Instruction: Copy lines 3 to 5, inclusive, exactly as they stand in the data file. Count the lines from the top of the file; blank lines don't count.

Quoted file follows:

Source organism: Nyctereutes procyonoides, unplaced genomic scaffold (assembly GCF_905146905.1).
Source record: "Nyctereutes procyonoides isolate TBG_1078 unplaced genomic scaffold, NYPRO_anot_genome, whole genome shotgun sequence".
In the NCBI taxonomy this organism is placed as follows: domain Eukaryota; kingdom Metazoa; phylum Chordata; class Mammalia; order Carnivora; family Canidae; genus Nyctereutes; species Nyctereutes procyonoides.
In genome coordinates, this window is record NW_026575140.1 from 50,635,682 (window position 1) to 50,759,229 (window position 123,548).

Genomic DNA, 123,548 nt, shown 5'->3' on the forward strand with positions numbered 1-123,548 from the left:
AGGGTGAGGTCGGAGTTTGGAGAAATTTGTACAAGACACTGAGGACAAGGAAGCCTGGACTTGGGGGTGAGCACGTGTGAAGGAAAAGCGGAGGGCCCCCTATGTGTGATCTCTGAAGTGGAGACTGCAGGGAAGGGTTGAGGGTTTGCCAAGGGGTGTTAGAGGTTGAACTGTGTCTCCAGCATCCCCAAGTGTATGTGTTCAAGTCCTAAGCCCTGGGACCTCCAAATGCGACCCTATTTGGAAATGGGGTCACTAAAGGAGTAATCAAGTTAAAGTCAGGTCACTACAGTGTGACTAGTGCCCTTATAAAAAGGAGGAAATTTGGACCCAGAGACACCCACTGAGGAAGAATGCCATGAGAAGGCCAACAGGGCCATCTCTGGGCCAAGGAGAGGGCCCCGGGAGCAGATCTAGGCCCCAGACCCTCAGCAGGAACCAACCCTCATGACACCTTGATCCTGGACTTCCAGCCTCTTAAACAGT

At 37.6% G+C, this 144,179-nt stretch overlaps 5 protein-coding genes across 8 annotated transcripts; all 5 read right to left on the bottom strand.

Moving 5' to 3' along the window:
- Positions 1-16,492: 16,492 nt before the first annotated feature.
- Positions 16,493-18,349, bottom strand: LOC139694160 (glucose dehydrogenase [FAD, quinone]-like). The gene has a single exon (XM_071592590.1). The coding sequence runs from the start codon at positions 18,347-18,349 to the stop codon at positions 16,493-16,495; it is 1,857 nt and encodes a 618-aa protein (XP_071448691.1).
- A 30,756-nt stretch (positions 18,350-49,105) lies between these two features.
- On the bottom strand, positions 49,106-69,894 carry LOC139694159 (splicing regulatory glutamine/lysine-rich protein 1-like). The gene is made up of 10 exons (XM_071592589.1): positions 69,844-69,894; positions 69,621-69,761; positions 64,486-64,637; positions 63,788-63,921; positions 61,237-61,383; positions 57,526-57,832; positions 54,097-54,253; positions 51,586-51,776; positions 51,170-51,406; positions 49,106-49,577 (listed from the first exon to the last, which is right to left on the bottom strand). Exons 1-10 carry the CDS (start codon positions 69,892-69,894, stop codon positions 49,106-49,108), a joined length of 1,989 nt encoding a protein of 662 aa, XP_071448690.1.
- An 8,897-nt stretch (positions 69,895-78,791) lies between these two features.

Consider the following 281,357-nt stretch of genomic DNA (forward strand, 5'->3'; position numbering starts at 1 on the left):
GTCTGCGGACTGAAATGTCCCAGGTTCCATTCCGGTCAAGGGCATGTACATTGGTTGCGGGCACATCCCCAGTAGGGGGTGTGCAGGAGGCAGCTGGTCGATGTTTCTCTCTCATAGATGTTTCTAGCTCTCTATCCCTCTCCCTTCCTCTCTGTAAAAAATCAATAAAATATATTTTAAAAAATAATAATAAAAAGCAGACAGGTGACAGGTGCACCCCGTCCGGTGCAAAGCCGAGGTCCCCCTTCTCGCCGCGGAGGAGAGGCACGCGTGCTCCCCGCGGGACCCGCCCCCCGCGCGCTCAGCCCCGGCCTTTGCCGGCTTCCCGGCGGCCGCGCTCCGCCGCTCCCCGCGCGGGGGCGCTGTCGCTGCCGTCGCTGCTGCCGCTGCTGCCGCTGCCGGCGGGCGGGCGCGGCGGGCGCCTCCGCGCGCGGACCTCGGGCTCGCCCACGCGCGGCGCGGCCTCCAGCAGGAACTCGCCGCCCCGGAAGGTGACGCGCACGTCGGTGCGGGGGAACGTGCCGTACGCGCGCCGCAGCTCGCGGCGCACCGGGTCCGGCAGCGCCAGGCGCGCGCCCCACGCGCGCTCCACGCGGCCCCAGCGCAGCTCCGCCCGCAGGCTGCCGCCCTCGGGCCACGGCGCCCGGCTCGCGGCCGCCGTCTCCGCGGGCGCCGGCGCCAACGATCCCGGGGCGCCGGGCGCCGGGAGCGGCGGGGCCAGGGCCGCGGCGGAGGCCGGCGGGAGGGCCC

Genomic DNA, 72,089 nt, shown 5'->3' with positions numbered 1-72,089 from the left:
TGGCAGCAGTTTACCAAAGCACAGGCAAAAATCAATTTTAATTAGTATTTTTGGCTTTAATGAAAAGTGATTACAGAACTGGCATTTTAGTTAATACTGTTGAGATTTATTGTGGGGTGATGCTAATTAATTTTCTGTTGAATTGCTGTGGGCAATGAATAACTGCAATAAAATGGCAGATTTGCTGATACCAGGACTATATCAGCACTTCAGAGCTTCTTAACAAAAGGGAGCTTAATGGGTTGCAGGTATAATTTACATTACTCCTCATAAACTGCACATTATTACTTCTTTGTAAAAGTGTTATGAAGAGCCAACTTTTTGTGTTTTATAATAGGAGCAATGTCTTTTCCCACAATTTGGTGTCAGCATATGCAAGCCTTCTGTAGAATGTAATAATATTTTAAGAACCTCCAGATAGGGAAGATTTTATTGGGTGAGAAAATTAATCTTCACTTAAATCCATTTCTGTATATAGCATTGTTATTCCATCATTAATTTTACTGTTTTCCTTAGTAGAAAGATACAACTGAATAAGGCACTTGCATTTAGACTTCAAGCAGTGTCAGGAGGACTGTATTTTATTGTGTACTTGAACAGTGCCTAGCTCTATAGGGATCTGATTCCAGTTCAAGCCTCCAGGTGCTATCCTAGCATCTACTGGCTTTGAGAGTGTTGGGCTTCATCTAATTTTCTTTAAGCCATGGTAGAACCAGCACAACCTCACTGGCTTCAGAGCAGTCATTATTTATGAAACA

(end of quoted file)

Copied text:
In the NCBI taxonomy this organism is placed as follows: domain Eukaryota; kingdom Metazoa; phylum Chordata; class Mammalia; order Carnivora; family Canidae; genus Nyctereutes; species Nyctereutes procyonoides.
In genome coordinates, this window is record NW_026575140.1 from 50,635,682 (window position 1) to 50,759,229 (window position 123,548).

Genomic DNA, 123,548 nt, shown 5'->3' on the forward strand with positions numbered 1-123,548 from the left: